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This morning, Amazon announced that it has partnered with Twitter to give customers a new and "exciting" way of adding items to their cart. In theory, any Twitter user who links his or her Amazon account, and sees a tweet with a URL to a particularly purchase-worthy item at Amazon, can simply reply with the hashtag #AmazonCart; said item will then be added to their cart, without ever having to visit Amazon.com itself.
It's an interesting concept, so we decided to try it. Having already linked our Twitter feed and Amazon account (to get a free MP3 credit, back in the day), we searched the @Amazon feed for the first product we could find, which happened to be the Banana Slicer. A hashtag later, and we received both a Twitter reply and an email informing us that the item was successfully added to our cart. Had we not already joined the two services, our hashtagging would've prompted Amazon to send us a URL to the page where this linking could be done, and then the item could be added to our cart.
Amazon's promotional video suggests that #AmazonCart is an easy way to "bookmark" items you see in your feed that you don't want to purchase at that very moment. The video implies that this will work with any tweet containing an Amazon link, since brands such as Pampers and Watch Dogs are shown as examples. Our test seems to confirm that this is the intent for the service, but we were only able to successfully add an item to cart via Amazon's official feed, not via the tweet of our ferret-loving editor. It seems likely though, given the sample scenarios provided by Amazon, that the store wants brands to warm up to the idea of promoting their wares with links to Amazon.
It's very likely that a lot of people are going to give the hashtag a try, if only because #AmazonCart is a buzz-worthy and gimmicky "announcement of the day." And since most people will probably test it on the first item they see, we're predicting that many users will end up adding a Banana Slicer to their cart today. All in all, that's potentially 1.08 million people (aka, all of @Amazon's followers) adding a Banana Slicer to their cart. How many of those people actually have any intention of buying it? We'd wager that it's less than 1.08 million, to say the very least.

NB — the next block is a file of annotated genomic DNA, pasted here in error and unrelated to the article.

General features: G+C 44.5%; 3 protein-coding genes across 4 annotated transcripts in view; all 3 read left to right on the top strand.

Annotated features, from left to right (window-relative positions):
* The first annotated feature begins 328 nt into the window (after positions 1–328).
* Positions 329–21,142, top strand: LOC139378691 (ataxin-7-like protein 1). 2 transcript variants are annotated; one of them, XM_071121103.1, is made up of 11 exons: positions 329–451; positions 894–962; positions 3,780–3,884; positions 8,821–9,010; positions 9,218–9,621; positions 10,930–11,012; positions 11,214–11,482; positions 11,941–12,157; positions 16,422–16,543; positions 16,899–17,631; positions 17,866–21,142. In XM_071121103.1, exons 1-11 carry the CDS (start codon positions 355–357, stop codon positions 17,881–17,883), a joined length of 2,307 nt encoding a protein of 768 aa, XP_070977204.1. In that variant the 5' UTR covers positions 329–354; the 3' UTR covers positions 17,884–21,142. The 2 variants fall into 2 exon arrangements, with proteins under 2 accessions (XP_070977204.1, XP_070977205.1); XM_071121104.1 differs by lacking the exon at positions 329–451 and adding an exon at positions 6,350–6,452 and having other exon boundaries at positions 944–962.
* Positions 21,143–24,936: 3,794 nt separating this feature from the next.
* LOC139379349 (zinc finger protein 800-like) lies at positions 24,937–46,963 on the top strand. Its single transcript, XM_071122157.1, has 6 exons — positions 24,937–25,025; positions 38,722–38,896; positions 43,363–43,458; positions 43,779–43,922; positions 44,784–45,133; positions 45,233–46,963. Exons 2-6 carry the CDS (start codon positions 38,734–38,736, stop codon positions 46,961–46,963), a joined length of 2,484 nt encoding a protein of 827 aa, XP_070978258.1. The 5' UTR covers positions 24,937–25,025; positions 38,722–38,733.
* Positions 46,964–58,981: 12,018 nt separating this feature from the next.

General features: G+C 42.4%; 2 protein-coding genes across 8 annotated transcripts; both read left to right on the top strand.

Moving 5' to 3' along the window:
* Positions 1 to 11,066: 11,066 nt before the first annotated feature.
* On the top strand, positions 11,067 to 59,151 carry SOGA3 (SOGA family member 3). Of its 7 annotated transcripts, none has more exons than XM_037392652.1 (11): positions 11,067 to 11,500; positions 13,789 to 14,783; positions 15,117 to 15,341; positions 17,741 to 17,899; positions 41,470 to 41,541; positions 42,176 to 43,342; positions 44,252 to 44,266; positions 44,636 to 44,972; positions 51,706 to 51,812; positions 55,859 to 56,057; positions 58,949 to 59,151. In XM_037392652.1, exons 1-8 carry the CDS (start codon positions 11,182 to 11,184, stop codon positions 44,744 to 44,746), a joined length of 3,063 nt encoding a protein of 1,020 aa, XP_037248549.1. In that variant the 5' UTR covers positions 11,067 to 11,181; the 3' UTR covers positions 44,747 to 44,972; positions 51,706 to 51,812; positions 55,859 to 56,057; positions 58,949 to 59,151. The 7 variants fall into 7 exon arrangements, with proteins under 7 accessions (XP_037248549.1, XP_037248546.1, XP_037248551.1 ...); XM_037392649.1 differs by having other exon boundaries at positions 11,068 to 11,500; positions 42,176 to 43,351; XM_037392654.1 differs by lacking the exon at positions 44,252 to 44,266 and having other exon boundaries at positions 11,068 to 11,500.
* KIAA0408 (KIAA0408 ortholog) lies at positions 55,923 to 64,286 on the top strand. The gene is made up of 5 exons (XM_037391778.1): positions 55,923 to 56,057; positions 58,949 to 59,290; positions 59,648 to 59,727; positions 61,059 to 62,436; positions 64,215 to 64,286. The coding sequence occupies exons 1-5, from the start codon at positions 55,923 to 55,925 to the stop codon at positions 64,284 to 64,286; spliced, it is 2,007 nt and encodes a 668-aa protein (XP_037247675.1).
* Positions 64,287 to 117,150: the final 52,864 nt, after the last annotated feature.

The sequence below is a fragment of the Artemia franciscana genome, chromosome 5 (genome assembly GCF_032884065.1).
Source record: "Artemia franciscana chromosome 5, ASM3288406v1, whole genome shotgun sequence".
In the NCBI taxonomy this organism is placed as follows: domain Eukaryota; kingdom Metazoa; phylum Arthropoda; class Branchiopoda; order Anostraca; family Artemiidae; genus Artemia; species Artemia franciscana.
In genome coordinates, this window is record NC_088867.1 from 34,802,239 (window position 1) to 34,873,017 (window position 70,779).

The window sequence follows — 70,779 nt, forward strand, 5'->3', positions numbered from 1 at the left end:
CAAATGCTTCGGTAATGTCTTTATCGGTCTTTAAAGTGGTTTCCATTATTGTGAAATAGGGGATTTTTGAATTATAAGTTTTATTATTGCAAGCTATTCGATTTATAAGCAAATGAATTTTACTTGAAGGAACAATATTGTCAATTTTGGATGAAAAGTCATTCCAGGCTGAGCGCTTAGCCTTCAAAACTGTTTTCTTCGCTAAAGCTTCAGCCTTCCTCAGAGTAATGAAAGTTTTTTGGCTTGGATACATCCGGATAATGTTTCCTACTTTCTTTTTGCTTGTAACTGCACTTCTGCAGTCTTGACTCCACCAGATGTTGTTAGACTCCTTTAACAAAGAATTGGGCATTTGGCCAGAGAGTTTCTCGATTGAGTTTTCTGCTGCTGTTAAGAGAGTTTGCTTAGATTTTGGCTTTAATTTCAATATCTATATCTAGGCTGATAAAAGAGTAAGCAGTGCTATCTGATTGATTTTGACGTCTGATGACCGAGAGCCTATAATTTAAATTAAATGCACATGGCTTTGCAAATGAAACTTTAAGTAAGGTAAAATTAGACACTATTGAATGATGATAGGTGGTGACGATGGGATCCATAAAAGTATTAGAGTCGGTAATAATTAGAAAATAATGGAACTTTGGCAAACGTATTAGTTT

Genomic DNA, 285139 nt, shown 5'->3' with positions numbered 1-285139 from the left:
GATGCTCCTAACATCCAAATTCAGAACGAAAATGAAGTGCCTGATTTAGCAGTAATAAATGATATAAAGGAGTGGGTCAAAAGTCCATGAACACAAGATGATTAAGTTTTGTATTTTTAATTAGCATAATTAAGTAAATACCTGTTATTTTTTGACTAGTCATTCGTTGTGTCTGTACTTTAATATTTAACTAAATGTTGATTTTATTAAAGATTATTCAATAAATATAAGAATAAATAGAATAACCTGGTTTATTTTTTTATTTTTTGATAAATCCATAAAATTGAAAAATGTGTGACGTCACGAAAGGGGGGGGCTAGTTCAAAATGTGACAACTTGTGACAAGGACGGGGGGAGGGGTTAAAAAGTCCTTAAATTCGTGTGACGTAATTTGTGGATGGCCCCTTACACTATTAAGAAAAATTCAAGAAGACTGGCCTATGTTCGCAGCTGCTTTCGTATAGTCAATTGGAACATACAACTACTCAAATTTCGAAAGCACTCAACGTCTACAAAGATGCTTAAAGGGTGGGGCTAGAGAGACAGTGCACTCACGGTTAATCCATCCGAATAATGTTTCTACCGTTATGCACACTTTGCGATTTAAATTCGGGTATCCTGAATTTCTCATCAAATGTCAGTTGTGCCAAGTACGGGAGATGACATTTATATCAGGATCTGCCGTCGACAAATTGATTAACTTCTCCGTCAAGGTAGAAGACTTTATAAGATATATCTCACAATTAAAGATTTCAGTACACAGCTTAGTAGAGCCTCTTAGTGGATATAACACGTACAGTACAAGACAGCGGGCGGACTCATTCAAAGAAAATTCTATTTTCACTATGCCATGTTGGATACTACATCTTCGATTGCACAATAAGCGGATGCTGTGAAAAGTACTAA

Because, when it comes down to it, is the process saving all that much time? We suppose that maybe, if you're in the middle of some power-Twittering and you don't want to break from your 140-character flow, a quick hashtag reply could be easier than "stepping away." And if Amazon and interested brands are thoughtful about what they tweet — for example, preorders for desirable releases or reminders to stock up on basic home necessities — there might be some potential for success.
That said, in a few weeks time, more than one person is probably going to see a Banana Slicer in their Amazon cart and think, "What the heck?!"
What do you think, readers? Did you try #AmazonCart? Will you definitely use this shopping method again in the future? Tell us your thoughts in the comments below!